Two years ago civil society stepped out to raise their voices for the judiciary. They had stepped out despite the unstable security situation, despite the trillion problems haunting the middle class - they had stepped out simply because justice was and remains the most important link missing from the fabric of our society.

The people of this country, the very people who are supposed to be your power, worked towards this goal with hopes that once restored, the judiciary would ensure justice and accountability.

Two years down, you have failed to give the court the security it needs. Your practical refusal to implement the court's orders remains a hitch that doesn't allow the courts to move on from the political drama and focus on real issues.

When the Chief Justice took suo-moto notice of the rumor of withdrawing the notification restoring judges, I was on your side Mr PM. I thought it was crass, I thought it was like throwing an attention seeking tantrum. But then, during the proceedings you were asked to submit a little undertaking, you were asked simply to ensure that you were not planning to take any unconstitutional steps.

Is that something you even need to think about?

Why then couldn't you spare the time to pen down a couple of sentences?

As if this blunder wasn't enough, the respectable Law Minister went on to hold a very aggressive press conference and demanded to know why the courts haven't tried General Musharraf for high treason!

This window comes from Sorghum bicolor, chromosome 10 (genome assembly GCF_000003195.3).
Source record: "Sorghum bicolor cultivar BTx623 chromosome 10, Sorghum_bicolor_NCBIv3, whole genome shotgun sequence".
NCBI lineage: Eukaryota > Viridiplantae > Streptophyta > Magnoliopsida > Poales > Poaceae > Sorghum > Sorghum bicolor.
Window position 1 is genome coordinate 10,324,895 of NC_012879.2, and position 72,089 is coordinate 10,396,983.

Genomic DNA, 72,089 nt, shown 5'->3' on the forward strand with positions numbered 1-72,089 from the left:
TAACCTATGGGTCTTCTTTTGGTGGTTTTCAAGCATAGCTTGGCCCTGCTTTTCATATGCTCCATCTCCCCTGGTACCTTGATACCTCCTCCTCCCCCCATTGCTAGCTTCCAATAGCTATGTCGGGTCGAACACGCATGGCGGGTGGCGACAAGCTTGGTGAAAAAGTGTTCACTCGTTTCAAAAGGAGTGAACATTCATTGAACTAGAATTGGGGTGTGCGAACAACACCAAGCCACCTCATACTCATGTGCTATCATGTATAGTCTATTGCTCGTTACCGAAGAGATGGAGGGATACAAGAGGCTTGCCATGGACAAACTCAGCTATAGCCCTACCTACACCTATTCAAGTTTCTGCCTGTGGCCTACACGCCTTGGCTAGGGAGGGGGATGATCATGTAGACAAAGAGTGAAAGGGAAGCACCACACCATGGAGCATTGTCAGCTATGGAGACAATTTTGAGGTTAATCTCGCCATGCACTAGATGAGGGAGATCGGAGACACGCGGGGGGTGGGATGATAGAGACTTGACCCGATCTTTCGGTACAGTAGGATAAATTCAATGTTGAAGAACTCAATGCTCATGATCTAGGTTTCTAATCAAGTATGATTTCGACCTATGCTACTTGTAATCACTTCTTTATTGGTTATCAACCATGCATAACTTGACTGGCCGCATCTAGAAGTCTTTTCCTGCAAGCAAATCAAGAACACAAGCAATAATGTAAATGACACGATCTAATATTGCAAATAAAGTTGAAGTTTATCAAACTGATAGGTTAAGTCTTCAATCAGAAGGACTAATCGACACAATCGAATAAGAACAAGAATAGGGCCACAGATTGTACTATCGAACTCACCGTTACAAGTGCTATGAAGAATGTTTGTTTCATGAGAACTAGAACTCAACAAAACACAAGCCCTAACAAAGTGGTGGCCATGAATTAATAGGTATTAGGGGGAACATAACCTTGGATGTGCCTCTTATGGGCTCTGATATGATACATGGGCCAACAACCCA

Umm, you are the ruling party here. Your party chose to honor the General with a guard of honor. Your party chose to let him leave even though all these charges held true even then. When you ask the Supreme Court to take action against the former dictator, why do you overlook the options you have?

You have a rock solid case against the general, and yet you haven't even filed a petition against him. You have the power to call him back and have him tried in court but choose to let criminals roam under the banner of your politics of reconciliation.

Excuse me, dear Prime Minister, but the way I see it,  your party does not have the right to make accusations, unless and until you have done your part.

You haven't.

Please, rethink your strategy. We are sick of listening to this rhetoric. Even if you think that your party is being singled out, remember that as rulers you guys are automatically prone to the most severe judgment.

You are poised to talk to the nation on Sunday and I imagine you will be offering us the regular dose of excuses, explanations and accusations.

Let me remind you - you were chosen to lead this nation, and your failure to lead us properly, has left us suffering on the sidelines, while you wage your political wars.
Sadaf Khan A broadcast journalist based in Islamabad who was formerly associated with Geo News and Dunya News. She blogs at
The views expressed by the writer and the reader comments do not necassarily reflect the views and policies of the Express Tribune.